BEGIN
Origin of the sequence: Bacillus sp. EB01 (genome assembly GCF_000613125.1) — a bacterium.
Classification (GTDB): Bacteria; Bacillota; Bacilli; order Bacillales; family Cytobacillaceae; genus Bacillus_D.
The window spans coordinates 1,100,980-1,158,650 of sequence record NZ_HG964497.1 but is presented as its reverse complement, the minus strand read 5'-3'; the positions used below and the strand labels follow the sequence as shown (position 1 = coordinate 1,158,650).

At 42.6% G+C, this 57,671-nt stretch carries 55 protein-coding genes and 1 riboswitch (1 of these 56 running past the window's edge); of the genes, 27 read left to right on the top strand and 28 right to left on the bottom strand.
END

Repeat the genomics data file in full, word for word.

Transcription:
Origin of the sequence: Bacillus sp. EB01 (genome assembly GCF_000613125.1) — a bacterium.
Classification (GTDB): Bacteria; Bacillota; Bacilli; order Bacillales; family Cytobacillaceae; genus Bacillus_D.
The window spans coordinates 1,100,980-1,158,650 of sequence record NZ_HG964497.1 but is presented as its reverse complement, the minus strand read 5'-3'; the positions used below and the strand labels follow the sequence as shown (position 1 = coordinate 1,158,650).

At 42.6% G+C, this 57,671-nt stretch carries 55 protein-coding genes and 1 riboswitch (1 of these 56 running past the window's edge); of the genes, 27 read left to right on the top strand and 28 right to left on the bottom strand.